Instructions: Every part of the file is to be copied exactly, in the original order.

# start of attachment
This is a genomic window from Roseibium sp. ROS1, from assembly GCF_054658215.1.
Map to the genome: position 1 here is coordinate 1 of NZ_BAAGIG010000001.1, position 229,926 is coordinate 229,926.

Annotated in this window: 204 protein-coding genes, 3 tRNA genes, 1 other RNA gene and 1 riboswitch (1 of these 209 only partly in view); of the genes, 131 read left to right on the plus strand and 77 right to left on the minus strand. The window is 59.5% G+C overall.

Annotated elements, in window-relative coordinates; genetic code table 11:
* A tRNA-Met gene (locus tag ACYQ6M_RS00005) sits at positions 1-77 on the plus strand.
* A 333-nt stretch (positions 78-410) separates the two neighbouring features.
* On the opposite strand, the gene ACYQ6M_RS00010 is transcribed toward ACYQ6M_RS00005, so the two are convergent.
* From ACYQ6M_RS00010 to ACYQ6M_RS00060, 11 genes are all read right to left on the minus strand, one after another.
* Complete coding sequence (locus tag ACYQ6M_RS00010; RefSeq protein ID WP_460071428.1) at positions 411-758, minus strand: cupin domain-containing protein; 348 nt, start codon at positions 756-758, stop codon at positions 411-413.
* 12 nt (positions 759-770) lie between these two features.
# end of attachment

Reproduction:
This is a genomic window from Roseibium sp. ROS1, from assembly GCF_054658215.1.
Map to the genome: position 1 here is coordinate 1 of NZ_BAAGIG010000001.1, position 229,926 is coordinate 229,926.

Annotated in this window: 204 protein-coding genes, 3 tRNA genes, 1 other RNA gene and 1 riboswitch (1 of these 209 only partly in view); of the genes, 131 read left to right on the plus strand and 77 right to left on the minus strand. The window is 59.5% G+C overall.

Annotated elements, in window-relative coordinates; genetic code table 11:
* A tRNA-Met gene (locus tag ACYQ6M_RS00005) sits at positions 1-77 on the plus strand.
* A 333-nt stretch (positions 78-410) separates the two neighbouring features.
* On the opposite strand, the gene ACYQ6M_RS00010 is transcribed toward ACYQ6M_RS00005, so the two are convergent.
* From ACYQ6M_RS00010 to ACYQ6M_RS00060, 11 genes are all read right to left on the minus strand, one after another.
* Complete coding sequence (locus tag ACYQ6M_RS00010; RefSeq protein ID WP_460071428.1) at positions 411-758, minus strand: cupin domain-containing protein; 348 nt, start codon at positions 756-758, stop codon at positions 411-413.
* 12 nt (positions 759-770) lie between these two features.